NCAA may ban text messaging with recruits

Text messaging has become an important tool for college coaches in recruiting student-athletes.

However, that form of communication may be banned if the NCAA Division I Management Council has its way, according to a recent story on the Web-site.

The story, which broke last week, said that the Ivy League put forth a proposal that would just limit text and instant messaging to certain days of the week and particular hours.

However, the NCAA Division I Management Council, has opted for an outright ban. If the school presidents and chancellors approves the outright ban, it will go into effect Aug. 1.

According to the, the Women's Basketball Issues Committee, Men's Basketball Issues Committee, Football Issues Committee and Academics/Eligibiity/Compliance Cabinet all are opposed to the ban.

Coaches are alowed one phone call a week to a student-athlete, but they have unlimited text messaging and letters.

Jo Potuto, the faculty rep at the University of Nebraska and a member of the NCAA Divsion I council, told that cutting back wasn't an option. Obviously, it would be difficult for compliance people to regulate.

"It is hard to enforce," said Jean Perry, the faculty rep at Nevada. "Every student-athlete is inundated with text messages. Coaches, in an effort to stay in touch, find themselves having to compete with other coaches (at other schools).

"The original idea was to contain it; try it between 4 and 8 p.m, or on the weekends. You can't enforce that."

Perry also pointed out that student-athletes of their parents, especially if they don't have unlimited texting on their cell phones. According to, Delashaun Dean from Fairfield, Calif., once racked up an $800 phone bill in part because of coaches text messaging all the time.

"I've talked to some of our athletes (on campus), and they told me that they have no problem having it eliminated," Perry said. "The Student Advisory Council supports the legislation. Students are telling us they feel bothered by it."

When questioned, several Nevada coaches said that they use text messages. When asked if banning text messgages would bother them, they didn't think it would.

'We use it a ton," said Jim Mastro, Nevada's football recruiting coordinator said. "As long as the ban is for everybody, I'm for it. As long as it's a level playing field.

"During the dead period, it's an easy way to communicate. They can communicate with you. It could be (expensive). You have to know who you are dealing with. Some kids want to tell a coach something, and they find it easier to text them instead of calling them. It's the way many kids communicate nowadays."

Stan Stolte, Nevada's pitching coach and recruiting coordinator, said that he also uses text messaging quite a bit. He also felt that it would be better to cut it back than eliminate it altogeter.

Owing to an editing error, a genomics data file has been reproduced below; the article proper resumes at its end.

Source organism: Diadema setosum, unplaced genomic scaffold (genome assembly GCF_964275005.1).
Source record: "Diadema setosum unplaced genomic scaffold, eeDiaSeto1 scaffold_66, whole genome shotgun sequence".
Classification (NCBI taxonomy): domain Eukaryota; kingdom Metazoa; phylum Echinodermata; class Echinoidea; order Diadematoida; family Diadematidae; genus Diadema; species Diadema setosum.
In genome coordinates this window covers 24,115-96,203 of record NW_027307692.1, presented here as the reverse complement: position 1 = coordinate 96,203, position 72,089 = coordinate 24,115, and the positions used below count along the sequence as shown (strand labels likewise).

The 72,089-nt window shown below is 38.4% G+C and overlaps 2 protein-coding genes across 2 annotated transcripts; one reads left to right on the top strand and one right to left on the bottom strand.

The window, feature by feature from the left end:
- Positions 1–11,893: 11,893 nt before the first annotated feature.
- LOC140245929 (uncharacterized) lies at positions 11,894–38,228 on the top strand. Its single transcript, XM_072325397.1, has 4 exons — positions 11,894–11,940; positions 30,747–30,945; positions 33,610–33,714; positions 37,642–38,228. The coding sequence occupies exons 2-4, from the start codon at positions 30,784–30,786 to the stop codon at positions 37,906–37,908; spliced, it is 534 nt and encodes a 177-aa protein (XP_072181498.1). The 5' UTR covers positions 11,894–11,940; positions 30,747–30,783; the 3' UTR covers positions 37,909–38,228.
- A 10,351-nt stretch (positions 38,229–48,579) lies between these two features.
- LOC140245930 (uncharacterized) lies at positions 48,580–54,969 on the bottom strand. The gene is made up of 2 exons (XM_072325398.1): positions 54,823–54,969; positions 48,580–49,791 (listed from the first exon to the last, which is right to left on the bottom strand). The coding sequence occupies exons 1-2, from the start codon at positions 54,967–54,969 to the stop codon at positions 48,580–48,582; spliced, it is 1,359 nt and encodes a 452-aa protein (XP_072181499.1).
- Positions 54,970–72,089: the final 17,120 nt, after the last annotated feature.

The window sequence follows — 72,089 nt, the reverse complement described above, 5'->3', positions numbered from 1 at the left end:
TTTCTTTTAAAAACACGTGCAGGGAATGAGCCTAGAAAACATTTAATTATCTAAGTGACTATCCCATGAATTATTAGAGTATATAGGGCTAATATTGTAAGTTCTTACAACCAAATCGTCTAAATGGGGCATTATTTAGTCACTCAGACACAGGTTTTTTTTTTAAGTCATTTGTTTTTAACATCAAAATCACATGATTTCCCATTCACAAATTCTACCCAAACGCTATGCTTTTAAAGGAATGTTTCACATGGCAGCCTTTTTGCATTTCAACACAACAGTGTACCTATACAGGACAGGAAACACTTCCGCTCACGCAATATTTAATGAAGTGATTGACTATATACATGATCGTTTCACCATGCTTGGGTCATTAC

"Kids like to text," Stolte said. "It's a way to build a relationship with the student-athletes you are recruiting. I certainly think it's something that needed to be looked at; you can't do it until 6 p.m. and not doing it during school hours.

"They (student-athletes) can control how much they are getting bothered by it. Some coaches will do it (text) students several times a day. They should leave the kids alone."

Grahme Abel, assistant coach for Nevada's women's soccer team, isn't wild about the use of text messaging in recruiting.

"We like the more personal touch," Abel said, referring to phone calls and personal, hand-written letters. "The text-messaging is good when you need a quick answer to something or want to ask a quick question."

Amanda Levens, the lead assistant on Kim Gervasoni's women's basketball team, appeared glad about the ban.

"It makes them too accessible," said Levens, who played for Gervasoni at Arizona State. "I personally don't like it. For coaches, it disrupts their lives."


Herb Pope, the top recruit for WAC tournament champion New Mexico State, had surgery three weeks ago after being shot four times, according to Dave Telep of

Pope, a five-star recruit, was shot at a party. He was shot twice in the abdomen and once in the thigh. He also was shot in the arm.

Two suspects have been arrested for the shooting.

Tremayne Foster, 21, has been arraigned on simple assault and harrassment. He is free on bail. According to a story in the Las Cruces Sun-News, Foster and Pope got into a fight. Marcus C. Longmire, 19, hit Pope and later shot him. Longmire was charged with attempted homicide, aggravated assault, simple assault and a firearms violation. Longmire was in jail as of late last week.


Fresno State outfielder Steve Susdorf and pitcher Clayton Allison were named the WAC Hitter and Pitcher of the Week, respectively.

Susdorf hit .545 with a homer and seven RBI in a sweep of New Mexico State, which moved the Bulldogs into first place.

Allison threw seven innings to lead the Bulldogs to a 7-0 win in the series opener on Friday. He struck out eight and allowed five hits.


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